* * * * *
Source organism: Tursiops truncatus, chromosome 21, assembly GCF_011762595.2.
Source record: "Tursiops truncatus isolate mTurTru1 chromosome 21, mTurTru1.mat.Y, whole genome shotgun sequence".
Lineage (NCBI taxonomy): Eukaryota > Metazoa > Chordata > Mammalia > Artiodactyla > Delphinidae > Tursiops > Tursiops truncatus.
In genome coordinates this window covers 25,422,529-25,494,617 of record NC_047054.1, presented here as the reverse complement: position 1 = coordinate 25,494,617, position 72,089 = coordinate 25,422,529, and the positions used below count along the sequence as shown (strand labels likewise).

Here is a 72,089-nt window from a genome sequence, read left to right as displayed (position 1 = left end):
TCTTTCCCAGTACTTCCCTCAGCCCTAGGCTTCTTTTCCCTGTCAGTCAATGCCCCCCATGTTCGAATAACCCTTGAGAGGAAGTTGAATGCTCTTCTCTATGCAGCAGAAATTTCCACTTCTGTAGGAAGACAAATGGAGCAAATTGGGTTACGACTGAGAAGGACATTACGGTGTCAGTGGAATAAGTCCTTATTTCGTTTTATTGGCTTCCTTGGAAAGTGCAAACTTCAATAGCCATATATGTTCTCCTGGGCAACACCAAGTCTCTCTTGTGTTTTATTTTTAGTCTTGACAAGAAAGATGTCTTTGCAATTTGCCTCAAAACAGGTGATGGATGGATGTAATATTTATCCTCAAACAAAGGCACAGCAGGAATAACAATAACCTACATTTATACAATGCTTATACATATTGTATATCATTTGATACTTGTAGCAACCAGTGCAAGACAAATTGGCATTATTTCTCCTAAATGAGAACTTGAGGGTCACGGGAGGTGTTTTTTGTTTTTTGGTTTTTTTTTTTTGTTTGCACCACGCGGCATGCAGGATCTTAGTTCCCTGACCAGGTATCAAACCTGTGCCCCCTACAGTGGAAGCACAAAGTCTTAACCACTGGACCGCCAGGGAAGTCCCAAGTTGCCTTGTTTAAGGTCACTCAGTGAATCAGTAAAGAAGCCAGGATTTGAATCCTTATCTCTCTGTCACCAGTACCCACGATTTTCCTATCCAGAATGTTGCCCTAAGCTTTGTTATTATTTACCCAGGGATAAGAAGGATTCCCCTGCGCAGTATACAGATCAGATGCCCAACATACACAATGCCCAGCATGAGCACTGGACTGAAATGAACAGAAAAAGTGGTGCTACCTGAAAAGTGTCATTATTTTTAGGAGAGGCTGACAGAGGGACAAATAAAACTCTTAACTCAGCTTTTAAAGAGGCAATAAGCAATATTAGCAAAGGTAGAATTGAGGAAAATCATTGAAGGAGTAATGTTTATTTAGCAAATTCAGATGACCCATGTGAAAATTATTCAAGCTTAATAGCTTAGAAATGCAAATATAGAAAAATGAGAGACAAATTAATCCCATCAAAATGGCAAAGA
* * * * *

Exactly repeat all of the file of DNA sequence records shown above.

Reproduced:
Source organism: Tursiops truncatus, chromosome 21, assembly GCF_011762595.2.
Source record: "Tursiops truncatus isolate mTurTru1 chromosome 21, mTurTru1.mat.Y, whole genome shotgun sequence".
Lineage (NCBI taxonomy): Eukaryota > Metazoa > Chordata > Mammalia > Artiodactyla > Delphinidae > Tursiops > Tursiops truncatus.
In genome coordinates this window covers 25,422,529-25,494,617 of record NC_047054.1, presented here as the reverse complement: position 1 = coordinate 25,494,617, position 72,089 = coordinate 25,422,529, and the positions used below count along the sequence as shown (strand labels likewise).

Here is a 72,089-nt window from a genome sequence, read left to right as displayed (position 1 = left end):
TCTTTCCCAGTACTTCCCTCAGCCCTAGGCTTCTTTTCCCTGTCAGTCAATGCCCCCCATGTTCGAATAACCCTTGAGAGGAAGTTGAATGCTCTTCTCTATGCAGCAGAAATTTCCACTTCTGTAGGAAGACAAATGGAGCAAATTGGGTTACGACTGAGAAGGACATTACGGTGTCAGTGGAATAAGTCCTTATTTCGTTTTATTGGCTTCCTTGGAAAGTGCAAACTTCAATAGCCATATATGTTCTCCTGGGCAACACCAAGTCTCTCTTGTGTTTTATTTTTAGTCTTGACAAGAAAGATGTCTTTGCAATTTGCCTCAAAACAGGTGATGGATGGATGTAATATTTATCCTCAAACAAAGGCACAGCAGGAATAACAATAACCTACATTTATACAATGCTTATACATATTGTATATCATTTGATACTTGTAGCAACCAGTGCAAGACAAATTGGCATTATTTCTCCTAAATGAGAACTTGAGGGTCACGGGAGGTGTTTTTTGTTTTTTGGTTTTTTTTTTTTGTTTGCACCACGCGGCATGCAGGATCTTAGTTCCCTGACCAGGTATCAAACCTGTGCCCCCTACAGTGGAAGCACAAAGTCTTAACCACTGGACCGCCAGGGAAGTCCCAAGTTGCCTTGTTTAAGGTCACTCAGTGAATCAGTAAAGAAGCCAGGATTTGAATCCTTATCTCTCTGTCACCAGTACCCACGATTTTCCTATCCAGAATGTTGCCCTAAGCTTTGTTATTATTTACCCAGGGATAAGAAGGATTCCCCTGCGCAGTATACAGATCAGATGCCCAACATACACAATGCCCAGCATGAGCACTGGACTGAAATGAACAGAAAAAGTGGTGCTACCTGAAAAGTGTCATTATTTTTAGGAGAGGCTGACAGAGGGACAAATAAAACTCTTAACTCAGCTTTTAAAGAGGCAATAAGCAATATTAGCAAAGGTAGAATTGAGGAAAATCATTGAAGGAGTAATGTTTATTTAGCAAATTCAGATGACCCATGTGAAAATTATTCAAGCTTAATAGCTTAGAAATGCAAATATAGAAAAATGAGAGACAAATTAATCCCATCAAAATGGCAAAGA